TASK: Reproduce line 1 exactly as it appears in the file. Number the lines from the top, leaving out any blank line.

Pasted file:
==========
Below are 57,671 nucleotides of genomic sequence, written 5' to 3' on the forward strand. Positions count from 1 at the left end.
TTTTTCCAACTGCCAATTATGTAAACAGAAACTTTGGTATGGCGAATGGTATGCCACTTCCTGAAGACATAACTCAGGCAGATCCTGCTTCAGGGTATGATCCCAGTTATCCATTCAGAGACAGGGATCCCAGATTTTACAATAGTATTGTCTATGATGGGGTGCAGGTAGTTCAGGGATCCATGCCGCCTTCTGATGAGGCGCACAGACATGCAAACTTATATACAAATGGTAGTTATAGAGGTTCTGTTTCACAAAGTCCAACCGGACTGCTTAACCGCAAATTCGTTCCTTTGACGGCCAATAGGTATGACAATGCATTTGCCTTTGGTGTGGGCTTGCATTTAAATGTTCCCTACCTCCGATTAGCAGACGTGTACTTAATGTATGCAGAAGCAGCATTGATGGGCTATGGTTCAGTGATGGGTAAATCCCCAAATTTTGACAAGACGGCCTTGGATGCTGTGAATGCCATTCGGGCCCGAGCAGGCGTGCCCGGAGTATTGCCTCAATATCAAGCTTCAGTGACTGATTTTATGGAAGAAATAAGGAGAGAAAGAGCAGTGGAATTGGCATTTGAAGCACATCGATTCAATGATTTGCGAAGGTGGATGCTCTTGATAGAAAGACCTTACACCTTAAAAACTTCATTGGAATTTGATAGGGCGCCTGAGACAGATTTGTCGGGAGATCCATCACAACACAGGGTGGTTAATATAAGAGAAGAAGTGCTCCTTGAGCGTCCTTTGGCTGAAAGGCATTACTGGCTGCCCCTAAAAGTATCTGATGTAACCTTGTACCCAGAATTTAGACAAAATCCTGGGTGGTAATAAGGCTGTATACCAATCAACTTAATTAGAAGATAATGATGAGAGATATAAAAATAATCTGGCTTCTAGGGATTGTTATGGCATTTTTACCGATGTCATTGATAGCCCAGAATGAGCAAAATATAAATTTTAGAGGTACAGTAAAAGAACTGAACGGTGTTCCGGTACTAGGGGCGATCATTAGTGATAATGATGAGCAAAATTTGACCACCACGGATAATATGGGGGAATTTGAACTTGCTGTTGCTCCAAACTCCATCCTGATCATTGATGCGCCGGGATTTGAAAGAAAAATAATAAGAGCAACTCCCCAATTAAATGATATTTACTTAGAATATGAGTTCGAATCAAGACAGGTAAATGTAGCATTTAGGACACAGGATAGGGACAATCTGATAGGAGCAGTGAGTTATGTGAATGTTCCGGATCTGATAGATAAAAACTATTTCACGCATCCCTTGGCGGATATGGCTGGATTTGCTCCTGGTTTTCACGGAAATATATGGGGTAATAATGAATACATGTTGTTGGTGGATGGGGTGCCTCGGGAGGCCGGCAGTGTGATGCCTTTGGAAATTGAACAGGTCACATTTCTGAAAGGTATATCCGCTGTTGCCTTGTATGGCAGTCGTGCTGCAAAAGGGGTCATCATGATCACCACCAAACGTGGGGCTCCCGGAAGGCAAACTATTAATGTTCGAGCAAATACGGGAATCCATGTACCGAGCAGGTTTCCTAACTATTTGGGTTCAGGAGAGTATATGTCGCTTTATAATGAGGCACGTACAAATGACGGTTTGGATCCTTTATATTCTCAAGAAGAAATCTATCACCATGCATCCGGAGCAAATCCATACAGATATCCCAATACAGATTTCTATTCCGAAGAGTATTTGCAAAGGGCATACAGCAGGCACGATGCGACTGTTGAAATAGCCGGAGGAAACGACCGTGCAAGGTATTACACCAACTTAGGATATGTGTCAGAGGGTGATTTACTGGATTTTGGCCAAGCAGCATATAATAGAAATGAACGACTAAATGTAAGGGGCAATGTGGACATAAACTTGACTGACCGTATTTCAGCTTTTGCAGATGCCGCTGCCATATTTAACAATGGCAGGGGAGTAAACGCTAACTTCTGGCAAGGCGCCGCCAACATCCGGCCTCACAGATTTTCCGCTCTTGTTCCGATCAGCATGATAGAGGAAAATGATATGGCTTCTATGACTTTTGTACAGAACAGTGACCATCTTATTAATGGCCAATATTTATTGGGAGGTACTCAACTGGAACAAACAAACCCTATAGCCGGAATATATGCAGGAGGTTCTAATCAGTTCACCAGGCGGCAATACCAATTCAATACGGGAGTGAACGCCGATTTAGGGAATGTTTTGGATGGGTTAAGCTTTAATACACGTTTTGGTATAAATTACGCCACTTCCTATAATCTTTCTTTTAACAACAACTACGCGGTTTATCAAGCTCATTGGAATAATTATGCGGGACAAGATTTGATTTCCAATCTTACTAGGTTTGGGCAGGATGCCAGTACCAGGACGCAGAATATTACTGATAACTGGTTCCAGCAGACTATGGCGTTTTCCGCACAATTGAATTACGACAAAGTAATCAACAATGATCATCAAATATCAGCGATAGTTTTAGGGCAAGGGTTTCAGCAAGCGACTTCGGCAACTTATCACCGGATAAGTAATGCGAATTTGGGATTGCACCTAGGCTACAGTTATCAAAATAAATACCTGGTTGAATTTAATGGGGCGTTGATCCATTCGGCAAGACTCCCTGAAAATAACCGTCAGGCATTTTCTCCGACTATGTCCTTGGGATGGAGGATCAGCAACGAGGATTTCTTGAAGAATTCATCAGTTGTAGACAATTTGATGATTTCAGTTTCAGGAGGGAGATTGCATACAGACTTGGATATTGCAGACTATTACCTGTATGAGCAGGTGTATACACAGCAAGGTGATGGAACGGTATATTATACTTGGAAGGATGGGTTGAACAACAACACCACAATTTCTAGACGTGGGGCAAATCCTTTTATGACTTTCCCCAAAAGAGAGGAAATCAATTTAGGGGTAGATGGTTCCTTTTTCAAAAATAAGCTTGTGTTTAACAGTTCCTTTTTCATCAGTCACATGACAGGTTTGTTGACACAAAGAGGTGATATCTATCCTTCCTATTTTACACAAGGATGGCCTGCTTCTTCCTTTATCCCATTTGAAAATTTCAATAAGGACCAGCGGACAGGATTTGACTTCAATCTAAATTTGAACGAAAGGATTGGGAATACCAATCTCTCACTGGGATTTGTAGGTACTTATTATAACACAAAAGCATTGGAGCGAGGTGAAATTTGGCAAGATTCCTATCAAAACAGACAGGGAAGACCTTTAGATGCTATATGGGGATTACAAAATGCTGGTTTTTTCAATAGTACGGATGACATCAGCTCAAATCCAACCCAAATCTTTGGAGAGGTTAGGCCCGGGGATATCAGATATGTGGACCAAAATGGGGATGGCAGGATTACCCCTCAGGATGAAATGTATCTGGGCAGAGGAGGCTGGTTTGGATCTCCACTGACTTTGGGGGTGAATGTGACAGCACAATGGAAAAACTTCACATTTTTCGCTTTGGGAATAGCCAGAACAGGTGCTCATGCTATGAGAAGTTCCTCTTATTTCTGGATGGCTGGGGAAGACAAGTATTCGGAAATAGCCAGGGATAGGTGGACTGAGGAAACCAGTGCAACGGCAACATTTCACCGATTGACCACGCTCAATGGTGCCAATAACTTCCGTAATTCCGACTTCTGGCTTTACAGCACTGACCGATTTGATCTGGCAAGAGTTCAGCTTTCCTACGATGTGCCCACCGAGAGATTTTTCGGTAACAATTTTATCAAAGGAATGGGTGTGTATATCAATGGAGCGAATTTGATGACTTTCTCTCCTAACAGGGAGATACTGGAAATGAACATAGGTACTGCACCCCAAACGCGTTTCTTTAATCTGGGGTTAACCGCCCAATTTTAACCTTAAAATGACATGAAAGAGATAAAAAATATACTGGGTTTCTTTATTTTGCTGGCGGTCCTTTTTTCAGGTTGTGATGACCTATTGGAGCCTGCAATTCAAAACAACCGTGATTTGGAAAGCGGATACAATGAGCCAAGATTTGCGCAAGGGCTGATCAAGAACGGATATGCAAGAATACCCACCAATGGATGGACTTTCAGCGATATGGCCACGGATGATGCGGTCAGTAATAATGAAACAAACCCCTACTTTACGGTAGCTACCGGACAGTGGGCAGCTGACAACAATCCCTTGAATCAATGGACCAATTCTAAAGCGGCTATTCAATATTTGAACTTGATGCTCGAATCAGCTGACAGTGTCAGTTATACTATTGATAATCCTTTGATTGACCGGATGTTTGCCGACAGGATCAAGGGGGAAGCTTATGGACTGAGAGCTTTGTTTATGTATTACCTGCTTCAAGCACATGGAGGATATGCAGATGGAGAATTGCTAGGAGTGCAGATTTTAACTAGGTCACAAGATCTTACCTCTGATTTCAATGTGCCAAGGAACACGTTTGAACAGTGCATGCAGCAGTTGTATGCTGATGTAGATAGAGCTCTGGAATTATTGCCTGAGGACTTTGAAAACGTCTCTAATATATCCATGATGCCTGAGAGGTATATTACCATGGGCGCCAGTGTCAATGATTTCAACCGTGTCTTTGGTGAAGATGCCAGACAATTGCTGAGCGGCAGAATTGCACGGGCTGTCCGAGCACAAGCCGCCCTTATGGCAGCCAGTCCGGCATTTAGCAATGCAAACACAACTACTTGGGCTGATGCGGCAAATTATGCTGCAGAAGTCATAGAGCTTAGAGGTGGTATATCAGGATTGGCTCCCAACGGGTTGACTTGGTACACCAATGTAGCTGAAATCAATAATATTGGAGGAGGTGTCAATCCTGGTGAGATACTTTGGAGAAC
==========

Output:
Below are 57,671 nucleotides of genomic sequence, written 5' to 3' on the forward strand. Positions count from 1 at the left end.